A retired Air New Zealand pilot backs the reasoning and the decision of a Pacific Blue pilot to depart Queenstown Airport in a Boeing 737 in challenging conditions two years ago.
Frederick Douglas, who has more than 12,000 hours flying experience and 55 years in aviation, says the pilot facing charges of carelessness made a "logical and sensible analysis for departure".
A 54-year-old Pacific Blue pilot from Auckland, who has name suppression, has been charged with carelessly operating a Boeing 737, carrying 65 passengers and six crew, on June 22, 2010, when he left for Sydney after Pacific Blue's cutoff time of 5.14pm, or 30 minutes before the evening civil twilight of 5.45pm.
The defence argues the pilot's actions of leaving at 5.25pm, with a low cloud ceiling, on a wet runway and with crosswinds exceeding 16 knots, were below the level of carelessness.
Mr Douglas told the Judge Kevin Phillips in the Queenstown District Court yesterday that he did not consider the pilot's departure on that day constituted a breach in the rules.
The witness accepted that the pilot had met Pacific Blue's required cloud ceiling limit of 1500ft and visual segment of 10km.
The crosswinds were not officially known to the court because the pilot had used his assessment of a windsock prior to take-off, something the prosecution has criticised.
The pilot had also used a Pacific Blue Boeing chart to calculate the aircraft's ability to reach the required 3600ft at tollgate 6, a key airspace marker, and Mr Douglas said this was something he also would have done.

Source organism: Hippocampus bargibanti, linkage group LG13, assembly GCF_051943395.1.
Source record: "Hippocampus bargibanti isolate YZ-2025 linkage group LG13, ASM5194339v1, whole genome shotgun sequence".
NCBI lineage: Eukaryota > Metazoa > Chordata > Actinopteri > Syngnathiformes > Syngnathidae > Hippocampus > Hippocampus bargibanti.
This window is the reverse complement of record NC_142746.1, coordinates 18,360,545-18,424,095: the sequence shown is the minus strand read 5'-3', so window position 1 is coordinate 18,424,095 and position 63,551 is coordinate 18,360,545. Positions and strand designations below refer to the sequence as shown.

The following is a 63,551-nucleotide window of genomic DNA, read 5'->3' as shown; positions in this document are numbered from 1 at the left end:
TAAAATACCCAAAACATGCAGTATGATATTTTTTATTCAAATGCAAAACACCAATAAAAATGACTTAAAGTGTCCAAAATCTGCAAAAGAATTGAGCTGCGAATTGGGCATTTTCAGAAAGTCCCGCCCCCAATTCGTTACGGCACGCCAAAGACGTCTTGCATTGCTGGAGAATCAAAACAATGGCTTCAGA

"If I were in the position I would have done the same thing. He cannot in my opinion be criticised for basing his calculations on it."
"It [his methodology] was conservative and it was cautious, it was reasonable and prudent."
Mr Douglas said the pilot, who has over 16,000 hours flying experience, was best qualified to assess the weather conditions at the time and his eventual decision to depart was "correct."
"Even if the crosswind was above limitation it would not have posed a risk, particularly in regard to the captain's experience."
"I am satisfied the pilot accurately identified issues in accordance with conditions and departed appropriately."
He said a cancellation of the flight would not have been a good decision, but ultimately this was up to the captain of the plane.
Mr Douglas had sat through the entire three and a half week court hearing and concluded the captain had taken the safest option.
He said any diversion the pilot had taken on the departure, such as the lowering in altitude over the Kelvin Heights golf course were "legal, safe and simple".
The pilot had received cockpit warning of bank angle and don't sink at this very point of the departure.By Olivia Caldwell of the Otago Daily Times